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FAFSA Delays and Our FY25 Budget

April 25, 2024

Dear SLU faculty and staff,

Typically at this time of year, I send a memo to faculty and staff to update you on the University’s budget picture as we conclude the current fiscal year and seek the Board of Trustees’ approval on next year’s budget. This year, because of unique circumstances I will explain below, this is the first of several budget updates you will receive between now and June. 

In this first message on the budget planning process, I will share with you the effects of recent delays in federal financial aid processes. 

FAFSA delays and their nationwide impact

More than 95% of SLU undergraduates receive some form of financial aid. Of those, 57% receive federal student aid, for which they must fill out the Free Application for Federal Student Aid (FAFSA). This year, the federal government launched a revised FAFSA. This launch has been fraught with delays and other difficulties, creating enormous uncertainty for families and for higher education institutions. 

In a typical year, families of admitted first-year students receive financial aid offers from institutions by late winter and must make a decision and deposit by May 1. This year, we anticipate families will begin to receive award packages from other institutions beginning in late April and continuing through the month of May. Universities across the country have extended their deposit deadline.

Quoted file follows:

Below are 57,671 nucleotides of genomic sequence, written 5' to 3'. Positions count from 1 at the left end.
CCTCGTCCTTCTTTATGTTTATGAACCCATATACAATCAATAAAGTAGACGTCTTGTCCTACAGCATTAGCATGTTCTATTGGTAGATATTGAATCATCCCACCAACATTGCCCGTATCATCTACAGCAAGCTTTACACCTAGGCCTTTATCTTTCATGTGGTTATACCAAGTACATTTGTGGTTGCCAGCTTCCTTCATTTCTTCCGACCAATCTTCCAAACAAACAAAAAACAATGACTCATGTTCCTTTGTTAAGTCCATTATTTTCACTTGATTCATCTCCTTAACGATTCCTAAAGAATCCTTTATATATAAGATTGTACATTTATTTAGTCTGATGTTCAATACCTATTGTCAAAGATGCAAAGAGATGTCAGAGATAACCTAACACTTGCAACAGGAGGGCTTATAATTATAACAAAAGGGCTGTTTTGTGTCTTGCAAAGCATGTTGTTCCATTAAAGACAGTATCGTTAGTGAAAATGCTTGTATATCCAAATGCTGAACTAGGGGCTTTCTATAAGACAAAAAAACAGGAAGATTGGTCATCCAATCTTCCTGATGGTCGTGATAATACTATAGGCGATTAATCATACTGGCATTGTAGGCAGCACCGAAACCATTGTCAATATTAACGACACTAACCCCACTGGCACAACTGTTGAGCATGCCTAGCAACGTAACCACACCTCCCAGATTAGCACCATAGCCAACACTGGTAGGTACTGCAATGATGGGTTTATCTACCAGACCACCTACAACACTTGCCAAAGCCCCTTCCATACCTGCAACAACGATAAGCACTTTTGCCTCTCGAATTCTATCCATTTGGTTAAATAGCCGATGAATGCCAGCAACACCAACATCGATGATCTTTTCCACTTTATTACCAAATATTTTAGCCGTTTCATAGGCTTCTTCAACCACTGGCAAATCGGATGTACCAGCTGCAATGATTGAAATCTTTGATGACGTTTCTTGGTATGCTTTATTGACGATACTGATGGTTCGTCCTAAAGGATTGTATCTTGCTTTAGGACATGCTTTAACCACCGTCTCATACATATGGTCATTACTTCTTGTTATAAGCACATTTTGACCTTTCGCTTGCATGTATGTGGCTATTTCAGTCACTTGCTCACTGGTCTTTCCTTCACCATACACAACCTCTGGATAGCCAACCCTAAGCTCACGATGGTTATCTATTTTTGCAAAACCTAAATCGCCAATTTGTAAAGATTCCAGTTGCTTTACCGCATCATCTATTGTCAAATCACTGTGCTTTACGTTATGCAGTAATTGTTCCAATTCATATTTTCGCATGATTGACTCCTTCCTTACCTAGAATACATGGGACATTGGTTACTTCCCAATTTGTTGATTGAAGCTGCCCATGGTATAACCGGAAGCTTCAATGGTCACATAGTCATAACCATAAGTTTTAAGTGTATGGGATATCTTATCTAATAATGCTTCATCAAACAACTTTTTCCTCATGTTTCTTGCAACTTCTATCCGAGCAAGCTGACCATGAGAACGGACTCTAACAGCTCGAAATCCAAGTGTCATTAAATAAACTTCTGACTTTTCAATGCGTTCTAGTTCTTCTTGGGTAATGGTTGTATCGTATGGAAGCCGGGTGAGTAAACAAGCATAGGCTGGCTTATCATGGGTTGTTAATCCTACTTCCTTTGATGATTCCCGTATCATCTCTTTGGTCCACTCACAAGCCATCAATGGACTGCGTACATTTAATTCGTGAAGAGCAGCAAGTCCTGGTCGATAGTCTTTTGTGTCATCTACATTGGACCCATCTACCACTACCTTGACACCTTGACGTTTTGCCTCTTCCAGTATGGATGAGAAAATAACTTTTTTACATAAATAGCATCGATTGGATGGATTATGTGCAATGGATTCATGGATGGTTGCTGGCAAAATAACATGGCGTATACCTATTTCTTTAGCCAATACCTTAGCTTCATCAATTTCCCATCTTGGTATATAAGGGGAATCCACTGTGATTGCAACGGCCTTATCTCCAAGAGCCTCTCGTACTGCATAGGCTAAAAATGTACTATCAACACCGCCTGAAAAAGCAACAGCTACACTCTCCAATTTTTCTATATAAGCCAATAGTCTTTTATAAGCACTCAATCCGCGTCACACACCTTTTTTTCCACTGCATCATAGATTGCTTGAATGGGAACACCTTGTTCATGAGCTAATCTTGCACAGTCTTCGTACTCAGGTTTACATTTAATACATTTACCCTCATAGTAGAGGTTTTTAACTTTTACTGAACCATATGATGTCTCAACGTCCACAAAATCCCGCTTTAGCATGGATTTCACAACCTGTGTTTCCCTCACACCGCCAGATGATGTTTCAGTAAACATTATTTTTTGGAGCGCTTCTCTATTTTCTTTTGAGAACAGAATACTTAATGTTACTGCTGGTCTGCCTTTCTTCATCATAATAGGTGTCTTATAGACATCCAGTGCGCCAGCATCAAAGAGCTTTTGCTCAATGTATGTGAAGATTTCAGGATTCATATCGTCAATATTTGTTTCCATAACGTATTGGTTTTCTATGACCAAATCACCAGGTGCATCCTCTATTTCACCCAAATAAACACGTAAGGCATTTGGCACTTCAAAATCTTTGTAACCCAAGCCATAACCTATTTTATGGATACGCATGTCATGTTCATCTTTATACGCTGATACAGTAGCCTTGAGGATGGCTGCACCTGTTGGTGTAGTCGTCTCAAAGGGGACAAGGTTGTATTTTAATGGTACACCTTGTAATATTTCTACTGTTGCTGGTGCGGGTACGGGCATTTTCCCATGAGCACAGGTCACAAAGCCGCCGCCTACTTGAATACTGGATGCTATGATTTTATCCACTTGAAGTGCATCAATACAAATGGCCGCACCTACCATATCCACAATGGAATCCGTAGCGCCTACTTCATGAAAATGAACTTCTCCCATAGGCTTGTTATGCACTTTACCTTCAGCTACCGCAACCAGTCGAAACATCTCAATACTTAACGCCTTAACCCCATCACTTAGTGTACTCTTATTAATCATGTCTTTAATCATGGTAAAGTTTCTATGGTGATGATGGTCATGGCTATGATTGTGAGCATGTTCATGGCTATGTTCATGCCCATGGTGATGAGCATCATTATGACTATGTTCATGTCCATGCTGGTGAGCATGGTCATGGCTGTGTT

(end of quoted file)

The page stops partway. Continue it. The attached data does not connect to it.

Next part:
SLU’s preparation and response

The response of SLU’s enrollment management division to the FAFSA situation has been proactive, innovative, and recognized in the national press. We created our own financial aid estimator form and adjusted our aid strategy. Remarkably, the number of confirmed and deposited students remained ahead of or on track with last year through the first week of April, while most of our peer institutions have seen double-digit declines in deposits for several months. 

But ultimately and understandably, many families — especially middle- and low-income families — are unable to make a commitment to a university without first knowing what they would pay for their students to attend. We hope students and their families will choose SLU, and we are doing all that we can to support them in obtaining the information they need to make an informed decision.

We will continue to process aid packages as efficiently as we can, as families complete the FAFSA and the federal government corrects any application-related errors. 

But along with most universities across the country: We understand that these FAFSA-related delays may affect which institutions students will choose to attend in the fall — or if they choose to attend college at all. Currently, FAFSA filing nationally is down more than 30%, and there is growing conversation that upwards of 1 million high school seniors may skip attending college this coming fall due to the ongoing FAFSA problems.